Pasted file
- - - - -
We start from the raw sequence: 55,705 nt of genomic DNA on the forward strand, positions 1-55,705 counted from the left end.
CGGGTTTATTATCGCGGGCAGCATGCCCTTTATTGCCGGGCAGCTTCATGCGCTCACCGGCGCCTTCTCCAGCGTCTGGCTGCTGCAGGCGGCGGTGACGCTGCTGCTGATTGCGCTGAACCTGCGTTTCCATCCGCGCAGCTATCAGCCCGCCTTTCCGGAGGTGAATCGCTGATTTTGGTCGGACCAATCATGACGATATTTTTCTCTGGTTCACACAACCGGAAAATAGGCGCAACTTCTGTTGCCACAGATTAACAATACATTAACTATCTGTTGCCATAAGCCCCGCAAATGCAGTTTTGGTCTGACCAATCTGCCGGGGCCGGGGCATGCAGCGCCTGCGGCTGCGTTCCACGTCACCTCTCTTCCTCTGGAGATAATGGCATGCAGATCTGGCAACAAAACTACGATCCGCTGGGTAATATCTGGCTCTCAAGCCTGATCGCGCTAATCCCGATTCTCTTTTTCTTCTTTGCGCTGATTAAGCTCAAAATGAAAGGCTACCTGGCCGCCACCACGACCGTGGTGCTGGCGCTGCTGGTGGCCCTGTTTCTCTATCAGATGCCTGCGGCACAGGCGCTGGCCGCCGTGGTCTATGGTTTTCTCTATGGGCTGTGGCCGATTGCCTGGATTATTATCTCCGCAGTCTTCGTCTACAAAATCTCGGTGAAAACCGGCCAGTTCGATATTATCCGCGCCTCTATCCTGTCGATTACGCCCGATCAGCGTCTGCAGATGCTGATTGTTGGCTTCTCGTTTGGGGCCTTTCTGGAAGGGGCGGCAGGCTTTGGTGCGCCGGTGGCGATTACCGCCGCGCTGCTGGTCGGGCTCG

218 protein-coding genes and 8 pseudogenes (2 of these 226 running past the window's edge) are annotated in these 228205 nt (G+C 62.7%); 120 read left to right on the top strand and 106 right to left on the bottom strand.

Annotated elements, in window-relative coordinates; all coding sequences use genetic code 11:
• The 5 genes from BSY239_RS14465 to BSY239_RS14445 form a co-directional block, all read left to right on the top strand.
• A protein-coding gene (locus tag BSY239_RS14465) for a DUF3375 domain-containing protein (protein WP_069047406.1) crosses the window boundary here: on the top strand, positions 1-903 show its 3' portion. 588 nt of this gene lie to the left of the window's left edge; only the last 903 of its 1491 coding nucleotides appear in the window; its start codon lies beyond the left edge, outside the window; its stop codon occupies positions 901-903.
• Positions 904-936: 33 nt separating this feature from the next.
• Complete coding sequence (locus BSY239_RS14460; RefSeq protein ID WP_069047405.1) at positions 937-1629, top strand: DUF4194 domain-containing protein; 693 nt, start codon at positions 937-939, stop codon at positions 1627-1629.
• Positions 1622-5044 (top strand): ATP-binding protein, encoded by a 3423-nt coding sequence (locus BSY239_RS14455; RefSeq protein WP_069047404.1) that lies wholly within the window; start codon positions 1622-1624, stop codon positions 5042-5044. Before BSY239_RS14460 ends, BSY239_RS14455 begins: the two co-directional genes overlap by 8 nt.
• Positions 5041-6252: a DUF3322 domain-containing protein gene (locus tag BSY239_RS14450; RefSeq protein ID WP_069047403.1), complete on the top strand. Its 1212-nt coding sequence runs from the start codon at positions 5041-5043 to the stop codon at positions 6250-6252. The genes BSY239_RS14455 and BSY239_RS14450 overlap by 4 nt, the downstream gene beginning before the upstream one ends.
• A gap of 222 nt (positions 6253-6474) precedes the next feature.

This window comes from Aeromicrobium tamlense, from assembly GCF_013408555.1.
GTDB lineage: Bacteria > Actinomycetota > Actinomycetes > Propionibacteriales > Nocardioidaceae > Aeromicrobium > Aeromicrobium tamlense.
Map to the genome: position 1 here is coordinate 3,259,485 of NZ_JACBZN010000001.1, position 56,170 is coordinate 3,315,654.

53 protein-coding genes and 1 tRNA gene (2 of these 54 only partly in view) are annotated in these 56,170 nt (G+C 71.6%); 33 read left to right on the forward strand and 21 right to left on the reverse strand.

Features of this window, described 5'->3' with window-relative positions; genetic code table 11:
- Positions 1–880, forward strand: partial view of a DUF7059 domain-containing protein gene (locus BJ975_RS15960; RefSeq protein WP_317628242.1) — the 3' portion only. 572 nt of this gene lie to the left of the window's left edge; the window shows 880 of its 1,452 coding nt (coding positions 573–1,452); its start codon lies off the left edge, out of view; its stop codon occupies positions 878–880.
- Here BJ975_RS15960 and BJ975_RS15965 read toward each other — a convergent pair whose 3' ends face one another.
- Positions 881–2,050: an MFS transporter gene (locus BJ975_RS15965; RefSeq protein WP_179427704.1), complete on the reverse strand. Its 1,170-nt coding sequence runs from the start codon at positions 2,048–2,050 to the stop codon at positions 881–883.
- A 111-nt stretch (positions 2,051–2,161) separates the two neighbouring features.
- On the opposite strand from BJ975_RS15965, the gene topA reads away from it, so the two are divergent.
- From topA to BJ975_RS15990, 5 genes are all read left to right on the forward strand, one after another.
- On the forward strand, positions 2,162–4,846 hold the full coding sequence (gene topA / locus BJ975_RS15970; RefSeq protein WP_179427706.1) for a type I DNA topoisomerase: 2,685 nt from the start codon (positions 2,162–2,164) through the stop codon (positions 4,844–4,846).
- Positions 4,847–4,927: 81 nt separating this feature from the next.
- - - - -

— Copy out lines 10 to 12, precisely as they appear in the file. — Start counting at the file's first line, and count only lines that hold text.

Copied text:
• Positions 5041-6252: a DUF3322 domain-containing protein gene (locus tag BSY239_RS14450; RefSeq protein ID WP_069047403.1), complete on the top strand. Its 1212-nt coding sequence runs from the start codon at positions 5041-5043 to the stop codon at positions 6250-6252. The genes BSY239_RS14455 and BSY239_RS14450 overlap by 4 nt, the downstream gene beginning before the upstream one ends.
• A gap of 222 nt (positions 6253-6474) precedes the next feature.

This window comes from Aeromicrobium tamlense, from assembly GCF_013408555.1.